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A few days ago, an owner of a multinational company approached us about obtaining U.S. permanent residency. This person has a successful company in another country, and that company now has a subsidiary in the U.S. The U.S. company is growing and hiring U.S. workers.
The owner, who also manages both businesses but currently resides in another country, now wants to live in the U.S. He wants to reside in the U.S. and help his U.S. subsidiary grow even faster.
Under U.S. immigration laws, this should be no problem, right?
Not so fast. Let’s review his options.
Can his own company in the U.S. sponsor him for permanent residency through the PERM labor certification process?
For a company to sponsor an employee through the PERM process, they must advertise the position to see if there are available U.S. workers for the job. Therefore, a legitimate job opening must exist.
In this situation, since the person has a substantial ownership interest in the U.S. company, the Department of Labor (DOL) will deem that a legitimate job opportunity does not exist. Basically, the company and the ‘employee’ are one in the same.
What about the Employment-Based One Category (EB-1) for Multinational Executives and Managers? He is an Executive and Manager of a Multinational company, so this category should work, right?
Not right now.
In the past, it would have. But as we wrote in a recent blog article, the U.S. Citizenship and Immigration Service (USCIS) has been applying the Neufeld Memo’s definition of the employer-employee relationship to these types cases as well.
In order for a company to sponsor a multinational manager or executive, it must prove that an employer-employee relationship exists and the employer has to the right to fire the employee. If the employee also holds a significant ownership interest, the USCIS position is that the employer-employee relationship does not exist. Therefore, company sponsorship is not possible in this EB-1 category.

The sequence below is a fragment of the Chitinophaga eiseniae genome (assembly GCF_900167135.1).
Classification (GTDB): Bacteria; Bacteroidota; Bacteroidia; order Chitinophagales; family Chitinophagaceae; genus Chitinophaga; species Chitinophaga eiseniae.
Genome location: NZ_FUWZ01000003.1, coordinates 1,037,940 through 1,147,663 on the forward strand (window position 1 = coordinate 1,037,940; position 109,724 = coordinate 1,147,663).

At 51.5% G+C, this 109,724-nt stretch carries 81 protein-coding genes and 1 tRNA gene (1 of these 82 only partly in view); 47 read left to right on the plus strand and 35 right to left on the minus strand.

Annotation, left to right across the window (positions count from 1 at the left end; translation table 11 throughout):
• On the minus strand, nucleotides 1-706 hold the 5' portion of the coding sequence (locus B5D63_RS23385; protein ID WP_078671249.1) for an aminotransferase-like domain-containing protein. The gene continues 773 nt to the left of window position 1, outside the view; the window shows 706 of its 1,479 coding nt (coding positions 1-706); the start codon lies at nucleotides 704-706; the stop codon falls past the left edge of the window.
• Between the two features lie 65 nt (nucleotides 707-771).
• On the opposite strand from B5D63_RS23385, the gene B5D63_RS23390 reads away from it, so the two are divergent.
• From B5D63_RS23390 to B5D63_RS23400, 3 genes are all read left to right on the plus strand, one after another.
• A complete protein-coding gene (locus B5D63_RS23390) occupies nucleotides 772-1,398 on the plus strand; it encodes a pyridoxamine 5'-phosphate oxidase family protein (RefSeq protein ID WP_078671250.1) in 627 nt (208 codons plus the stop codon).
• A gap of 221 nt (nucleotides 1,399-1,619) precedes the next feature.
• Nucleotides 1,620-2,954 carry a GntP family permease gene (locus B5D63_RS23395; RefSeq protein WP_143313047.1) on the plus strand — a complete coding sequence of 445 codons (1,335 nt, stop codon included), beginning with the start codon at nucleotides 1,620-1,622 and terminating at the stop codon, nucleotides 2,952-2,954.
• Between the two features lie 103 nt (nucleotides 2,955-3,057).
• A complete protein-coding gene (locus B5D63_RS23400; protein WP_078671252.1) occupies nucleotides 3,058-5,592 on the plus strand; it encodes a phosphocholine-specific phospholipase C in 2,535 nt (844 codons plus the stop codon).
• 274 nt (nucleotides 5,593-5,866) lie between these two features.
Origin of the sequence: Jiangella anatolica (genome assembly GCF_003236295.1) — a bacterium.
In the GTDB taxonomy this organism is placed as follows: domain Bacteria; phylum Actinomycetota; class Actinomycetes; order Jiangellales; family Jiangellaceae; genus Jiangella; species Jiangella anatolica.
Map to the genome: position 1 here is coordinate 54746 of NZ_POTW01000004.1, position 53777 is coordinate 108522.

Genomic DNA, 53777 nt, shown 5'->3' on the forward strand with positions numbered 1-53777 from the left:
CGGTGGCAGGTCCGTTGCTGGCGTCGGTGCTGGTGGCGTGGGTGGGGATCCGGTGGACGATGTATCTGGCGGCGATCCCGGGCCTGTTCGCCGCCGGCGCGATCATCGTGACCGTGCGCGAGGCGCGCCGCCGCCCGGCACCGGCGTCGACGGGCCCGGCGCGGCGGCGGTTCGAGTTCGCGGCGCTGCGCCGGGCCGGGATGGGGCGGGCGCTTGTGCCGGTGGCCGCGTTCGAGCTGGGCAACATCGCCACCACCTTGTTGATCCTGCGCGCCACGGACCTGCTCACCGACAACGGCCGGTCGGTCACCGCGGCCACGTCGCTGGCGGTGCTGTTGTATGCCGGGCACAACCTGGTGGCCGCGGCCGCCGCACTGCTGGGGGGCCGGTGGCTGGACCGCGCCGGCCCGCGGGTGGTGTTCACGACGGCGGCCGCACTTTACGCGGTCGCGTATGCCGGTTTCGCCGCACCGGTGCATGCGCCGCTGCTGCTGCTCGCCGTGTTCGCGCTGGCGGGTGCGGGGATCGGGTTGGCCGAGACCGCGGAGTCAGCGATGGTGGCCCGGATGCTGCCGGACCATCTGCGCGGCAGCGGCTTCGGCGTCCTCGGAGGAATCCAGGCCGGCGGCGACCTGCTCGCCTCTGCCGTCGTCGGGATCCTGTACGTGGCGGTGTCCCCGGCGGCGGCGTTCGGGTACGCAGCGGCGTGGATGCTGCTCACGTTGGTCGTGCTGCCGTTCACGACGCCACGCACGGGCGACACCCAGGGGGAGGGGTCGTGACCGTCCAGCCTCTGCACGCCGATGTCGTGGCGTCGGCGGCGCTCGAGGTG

How about the Employment-Based Five (EB-5) category for foreign investors? Since the owner of this company is also investing in it, this should work, right?
This category requires the foreign investor to invest 1 million U.S. Dollars (USD) (or $500,000 in a rural area) of his/her own cash (no loans) in a company that creates 10 full-time jobs (5 full-time if in a rural area) for U.S. workers.
Unfortunately, this individual does not meet the 1 million USD threshold. His U.S. subsidiary, however, will likely have 10 U.S. workers within the next year. But since the monetary investment in the U.S. company isn’t even close to 1 million USD, this category will not work.
What are his other options?
He does not qualify under the EB-1 Extraordinary Ability or Employment-Based Two (EB-2) National Interest Waiver categories either. Those categories are for people who have reached the top of their fields. In the business category, has this individual reached the level of a Bill Gates or Warren Buffett? Not yet.
What we have here is a U.S. immigration policy that prevents this individual, an entrepreneur who created a U.S. subsidiary of his foreign company, invests in the U.S. and creates U.S. jobs, from immigrating to the U.S. as a permanent resident. In a time when we have high unemployment and a weak economy, is this the immigration policy that our government should endorse?
No. But unfortunately, it does.
Our government should encourage foreign entrepreneurship and investment in the U.S., not prevent it and send it elsewhere. As a country we need to change our immigration policies in these areas, and the time to do it is now.